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Arts/Society Bollywood Film Banned In India Over Fear Of Unrest

Randip Singh

May 25, 2005
United Kingdom

Aarakshan, a Bollywood film about India's controversial quota system for disadvantaged groups has been banned in three states, for fear that its discriminatory language may cause protests

Protesters tear down a poster for Aarakshan in Mumbai. Photograph: Rajanish Kakade/AP

A controversial Bollywood film which touches on the highly-sensitive subject of affirmative action for the Dalit community (the caste formerly known as "untouchables") in the country's education system, has been banned in three Indian states.

Local authorities in the northern states of Uttar Pradesh and Punjab, and Andhra Pradesh in the south fear screenings of Aarakshan (Reservation) will cause law and order issues among Hindus. The drama, directed by well-known Indian film-maker Prakash Jha and starring Bollywoodstar Amitabh Bachchan, has been criticised for using objectionable terms to describe people from the Dalit community, who were once denied access to decent job and education prospects.

The film's title refers to the current practice of reserving education places and government jobs for socially disadvantaged groups, a policy introduced to help ensure social mobility for India's 166 million low-caste citizens following centuries of repression.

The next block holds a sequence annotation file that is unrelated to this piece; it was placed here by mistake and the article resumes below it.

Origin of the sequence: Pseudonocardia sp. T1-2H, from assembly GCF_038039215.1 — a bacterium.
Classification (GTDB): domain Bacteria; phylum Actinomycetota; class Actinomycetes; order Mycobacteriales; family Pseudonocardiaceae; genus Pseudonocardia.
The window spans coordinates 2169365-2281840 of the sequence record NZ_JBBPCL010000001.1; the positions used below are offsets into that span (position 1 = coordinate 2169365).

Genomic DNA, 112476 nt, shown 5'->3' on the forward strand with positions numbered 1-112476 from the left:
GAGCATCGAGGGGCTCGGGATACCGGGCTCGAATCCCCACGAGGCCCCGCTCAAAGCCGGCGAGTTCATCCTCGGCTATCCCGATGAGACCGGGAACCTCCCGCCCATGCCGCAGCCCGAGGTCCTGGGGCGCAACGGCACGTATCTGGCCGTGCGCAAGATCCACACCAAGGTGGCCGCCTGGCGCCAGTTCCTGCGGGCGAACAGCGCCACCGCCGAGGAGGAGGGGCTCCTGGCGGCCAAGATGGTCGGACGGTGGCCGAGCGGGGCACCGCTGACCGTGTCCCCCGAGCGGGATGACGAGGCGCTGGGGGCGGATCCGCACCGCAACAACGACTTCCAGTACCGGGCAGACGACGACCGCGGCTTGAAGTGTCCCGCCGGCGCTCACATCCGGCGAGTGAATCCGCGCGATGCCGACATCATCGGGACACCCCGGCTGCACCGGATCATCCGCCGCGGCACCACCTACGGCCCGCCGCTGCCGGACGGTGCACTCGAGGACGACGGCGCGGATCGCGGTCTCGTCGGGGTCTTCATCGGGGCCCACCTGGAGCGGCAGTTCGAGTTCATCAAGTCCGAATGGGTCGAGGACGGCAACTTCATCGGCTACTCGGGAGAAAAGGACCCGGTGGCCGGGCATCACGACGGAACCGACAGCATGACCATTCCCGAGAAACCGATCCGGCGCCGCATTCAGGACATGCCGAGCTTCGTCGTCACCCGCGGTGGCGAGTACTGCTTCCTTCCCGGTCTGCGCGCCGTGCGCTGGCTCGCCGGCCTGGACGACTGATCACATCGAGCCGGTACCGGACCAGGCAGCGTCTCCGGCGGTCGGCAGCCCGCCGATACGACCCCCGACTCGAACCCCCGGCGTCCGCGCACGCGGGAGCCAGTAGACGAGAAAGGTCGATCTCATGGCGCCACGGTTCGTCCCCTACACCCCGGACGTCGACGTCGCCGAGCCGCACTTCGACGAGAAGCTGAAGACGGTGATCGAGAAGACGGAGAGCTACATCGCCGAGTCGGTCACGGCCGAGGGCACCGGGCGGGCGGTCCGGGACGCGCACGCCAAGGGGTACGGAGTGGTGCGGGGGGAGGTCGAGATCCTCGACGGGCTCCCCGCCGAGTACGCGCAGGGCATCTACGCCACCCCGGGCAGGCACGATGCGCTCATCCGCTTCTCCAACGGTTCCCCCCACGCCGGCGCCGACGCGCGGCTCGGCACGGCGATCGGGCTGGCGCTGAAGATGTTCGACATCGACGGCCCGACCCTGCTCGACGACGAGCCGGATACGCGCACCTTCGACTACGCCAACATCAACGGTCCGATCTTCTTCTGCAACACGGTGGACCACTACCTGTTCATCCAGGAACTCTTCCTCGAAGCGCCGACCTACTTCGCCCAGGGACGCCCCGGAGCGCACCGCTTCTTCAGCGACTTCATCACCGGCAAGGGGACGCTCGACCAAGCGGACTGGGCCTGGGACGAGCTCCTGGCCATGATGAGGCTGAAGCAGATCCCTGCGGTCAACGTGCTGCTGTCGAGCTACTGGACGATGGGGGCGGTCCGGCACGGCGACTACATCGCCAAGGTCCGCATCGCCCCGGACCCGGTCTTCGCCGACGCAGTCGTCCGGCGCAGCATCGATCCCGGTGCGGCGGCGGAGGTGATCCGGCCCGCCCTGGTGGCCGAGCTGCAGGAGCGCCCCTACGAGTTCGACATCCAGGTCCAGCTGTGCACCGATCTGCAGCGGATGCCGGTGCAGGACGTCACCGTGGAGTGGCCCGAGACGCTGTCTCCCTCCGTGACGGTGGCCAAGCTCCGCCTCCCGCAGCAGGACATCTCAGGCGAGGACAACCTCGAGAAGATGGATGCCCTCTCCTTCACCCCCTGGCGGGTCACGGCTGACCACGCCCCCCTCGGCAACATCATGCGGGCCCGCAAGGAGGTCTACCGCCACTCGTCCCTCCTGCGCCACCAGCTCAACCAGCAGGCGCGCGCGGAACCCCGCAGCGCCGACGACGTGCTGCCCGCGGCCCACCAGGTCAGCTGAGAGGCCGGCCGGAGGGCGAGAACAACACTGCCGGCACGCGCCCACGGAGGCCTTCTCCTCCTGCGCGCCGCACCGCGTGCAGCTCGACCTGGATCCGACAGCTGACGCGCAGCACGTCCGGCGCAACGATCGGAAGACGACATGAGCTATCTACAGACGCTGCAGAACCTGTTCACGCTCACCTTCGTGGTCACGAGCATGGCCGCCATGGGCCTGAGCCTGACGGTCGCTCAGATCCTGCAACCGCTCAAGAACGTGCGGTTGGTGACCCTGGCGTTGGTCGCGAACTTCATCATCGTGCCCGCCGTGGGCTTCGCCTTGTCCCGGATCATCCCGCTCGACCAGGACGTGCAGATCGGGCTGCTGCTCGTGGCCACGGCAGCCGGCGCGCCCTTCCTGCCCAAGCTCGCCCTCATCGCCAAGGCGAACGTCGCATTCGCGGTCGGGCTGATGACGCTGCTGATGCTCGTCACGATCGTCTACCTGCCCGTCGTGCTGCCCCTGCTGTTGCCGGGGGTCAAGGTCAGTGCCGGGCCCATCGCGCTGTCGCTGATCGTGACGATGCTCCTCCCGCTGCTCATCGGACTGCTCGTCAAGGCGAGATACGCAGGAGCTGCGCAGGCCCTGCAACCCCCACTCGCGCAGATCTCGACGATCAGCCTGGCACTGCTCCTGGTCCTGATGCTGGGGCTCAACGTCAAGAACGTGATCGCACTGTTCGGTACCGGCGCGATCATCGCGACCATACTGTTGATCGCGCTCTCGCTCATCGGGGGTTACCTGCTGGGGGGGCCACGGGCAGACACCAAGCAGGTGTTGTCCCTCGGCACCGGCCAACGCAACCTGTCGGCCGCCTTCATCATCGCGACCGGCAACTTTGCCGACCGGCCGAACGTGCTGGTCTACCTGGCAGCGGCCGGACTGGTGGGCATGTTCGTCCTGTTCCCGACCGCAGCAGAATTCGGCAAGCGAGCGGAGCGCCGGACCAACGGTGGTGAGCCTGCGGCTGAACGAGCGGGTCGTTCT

Jha, who has a history of making films which touch on sensitive social issues, has denied suggestions that Aarakshan paints a negative image of Dalits, a self-imposed title which means broken or suppressed.

"In India there are people who benefit from this policy [of quotas] and there are those who have missed an opportunity because of the policy," he said last week. "Reservation and the quota system is a hard-hitting reality. It is almost an India-versus-India situation and by showing this in my movie, I am trying to bridge the gap."

Writing on his blog, Bachchan said critics were acting out of ignorance. "Without any knowledge of what the film contains, without any desire to determine the trust and the most basic principles of law of democracy, it has merely strengthened my and many others' fear of the weakness it conveys of our belief in governance and its ethics," he wrote.

Posters for the film have been vandalised by protesters, many of whom have also objected to the casting of Saif Ali Khan, a Muslim aristocrat, as a Dalit.


Apr 3, 2005
The ApunKaChoice movie review of Aarakshan. Prakash Jha’s latest film Aarakshan, which has raked up a lot of controversy, is a study in affectations. The hyperventilating characters in it move about spouting dialogue-heavy harangues armed with words like siddhant, anushasan, nishtha and a variety of other such chaste Hindi terms that a crash course in a roadside Hindi tutorial centre might help you cotton on to. And if you can endure this copious stream of filminess, you might as well resign to the fact that the film has no darned point to make. The film’s title is a misnomer. Aarakshan is not actually about Aarakshan. It’s…um…more of a muddle that no more than superficially touches upon topical issues like the commercialization of education and, of course, a bit of caste-based reservation as well.